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All smiles even after I sweated my way to the stadium!

The whole point of this is to say that this experience was a major wake-up call for me.  Summers are hard when you are overweight and out of shape.  Sweating from everywhere makes you feel gross (and you’re probably already struggling with self-acceptance, as I was) and the heat caused by excess body fat, simply makes you miserable. I realized then that had I not let myself get so out of shape both climbing the stairs at the hotel, and walking on a hot summer day, would not have been such miserable tasks.  This revelation, of course, just made me feel more miserable as I began wallowing in frustration and disappointment.

So what does all this have to do with today?  So far it’s been a decent spring.  We’ve had plenty of 20-degree days where it feels amazing to be outside and it makes me feel excited for summer.  But what day did my husband and I choose to leave all of our outside jobs to?  The hottest day of the spring so far.  Today it was 30-degrees and just doing the simplest job (ie. Washing patio furniture) was completely exhausting.  The heat felt unbearable and I wanted nothing more to escape it.  This was frustrating because I had intended to get a whole lot of work done outside today (our yard always needs it badly after a long winter) but I just couldn’t take the heat.  Once again, I came to realize that if I wasn’t so overweight and was eating better and working out more regularly, these sort of tasks probably wouldn’t be so arduous.

But instead of being angry with myself this time (which I am trying hard not to do – although it isn’t easy), I am trying to take this reminder of that terrible day last summer and let it be my motivation.  I am tired of being so miserably hot and out of shape in the summer.  I am tired of not having enough energy and suffering headaches due to bad eating habits.

As of today, our annual Toronto trip is about 10 weeks away. That’s 10 weeks to change my diet and get back to working out.  It’s only been three weeks since I fell off track of my latest attempt and I am determined not to let these three weeks off the wagon become three months.  I understand that I won’t always be “perfect”, but I also have to realize when something needs  to be done, and do something about it.

So, I’m starting with soccer practice tonight.  It’s still extremely hot out and I haven’t played in several years, so I am fully expecting this practice to be brutal.  But I am going to honour where my body is at today, and I am going to push it just a little past where it comfortably wants to go.  That, and I am going to drink lots, and lots, and lots of water.  Wish me luck, I am certainly going to need it!

Staying True to You: The Key to Real Success

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I was thinking about weight loss today (haha, what else is new?) when a pretty significant realization came to me suddenly – the key to losing weight is obviously eating healthfully and exercising.  But there’s more to it than just that.  What’s really and truly key in successfully losing weight is that each person has to find the ways of doing it that best suit them as an individual.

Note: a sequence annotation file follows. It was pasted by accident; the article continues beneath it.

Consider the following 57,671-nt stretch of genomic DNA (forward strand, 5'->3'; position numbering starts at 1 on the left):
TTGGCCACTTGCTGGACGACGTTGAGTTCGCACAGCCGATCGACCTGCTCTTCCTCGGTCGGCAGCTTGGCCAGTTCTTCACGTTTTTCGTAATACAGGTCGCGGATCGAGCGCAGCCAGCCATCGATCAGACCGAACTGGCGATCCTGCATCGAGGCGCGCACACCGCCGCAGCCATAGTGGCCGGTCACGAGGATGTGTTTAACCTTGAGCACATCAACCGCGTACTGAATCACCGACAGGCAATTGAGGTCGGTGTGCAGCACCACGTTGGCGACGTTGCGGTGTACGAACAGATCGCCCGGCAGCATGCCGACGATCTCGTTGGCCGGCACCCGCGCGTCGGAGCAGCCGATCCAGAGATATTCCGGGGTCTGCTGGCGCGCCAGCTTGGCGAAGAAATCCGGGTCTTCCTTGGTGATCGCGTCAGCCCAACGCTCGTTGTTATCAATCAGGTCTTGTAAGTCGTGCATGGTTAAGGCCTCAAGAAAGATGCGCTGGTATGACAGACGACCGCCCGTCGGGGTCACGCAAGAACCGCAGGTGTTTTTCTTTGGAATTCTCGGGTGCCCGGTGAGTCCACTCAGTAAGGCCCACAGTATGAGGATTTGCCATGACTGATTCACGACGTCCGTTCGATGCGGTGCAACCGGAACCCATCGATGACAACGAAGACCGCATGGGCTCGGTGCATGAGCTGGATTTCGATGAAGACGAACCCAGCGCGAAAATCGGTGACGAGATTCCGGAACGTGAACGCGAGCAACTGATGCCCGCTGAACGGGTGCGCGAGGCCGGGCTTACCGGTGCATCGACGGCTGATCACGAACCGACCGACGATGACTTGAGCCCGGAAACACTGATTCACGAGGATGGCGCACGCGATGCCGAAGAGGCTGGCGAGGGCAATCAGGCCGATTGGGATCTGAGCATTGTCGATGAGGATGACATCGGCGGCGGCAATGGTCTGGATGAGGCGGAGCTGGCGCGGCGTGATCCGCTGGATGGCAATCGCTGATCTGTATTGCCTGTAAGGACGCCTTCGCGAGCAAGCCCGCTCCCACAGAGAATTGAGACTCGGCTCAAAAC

This realization came to me as I was thinking about the bombardment of messages we receive regularly about the “best” way to lose weight.  Every day in the news, in the media, online, and from our family/friends/co-workers (and sometimes perfect strangers) there is contradicting information about the “right” way to get fit and lose weight.  You’ve likely heard it before:  cut carbs, avoid carbs, drink smoothies, try juicing, eat more protein, never skip breakfast, don’t eat after 7pm, cut sugar, detox, use supplements, don’t drink your calories, go gluten-free, become a vegan, join Weight Watchers, track your calories, keep a food journal, use an app, see a nutritionist, drink more water, eat clean, eat only organic… The list goes on and on.

But it’s not just nutrition – the same contradictory messages are given about fitness too.  Lift heavy, do more cardio, start jogging, work out at home, go for a walk, take the stairs, track your fitness, wear a heart rate monitor, get 10,000 steps……. The same kind of endless advice that’s given to us about what we should (or shouldn’t) eat is given to us about how we should (or shouldn’t) exercise in order to successfully lose weight and keep it off.

 

To someone who’s new to their weight loss journey, these messages can be overwhelming and confusing.  They can make you constantly second guess if what you’re doing is right, discourage or frustrate you, and can even prevent some people from getting started.

But what I’m beginning to realize is that out of the myriads of tips, suggestions, tricks, hints, and ideas about eating right and exercising, there is only one true key to success –  out of all the advice and information that’s out there, you have to figure out what works best for you.

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There’s no one recipe of success for everybody.  What works for some won’t necessarily work for others.   You have to find the things that you enjoy (that goes for food and exercise), the things that suit your lifestyle, and the things that work best with your schedule.  You have to find the things that interest you, motivate you, and energize you.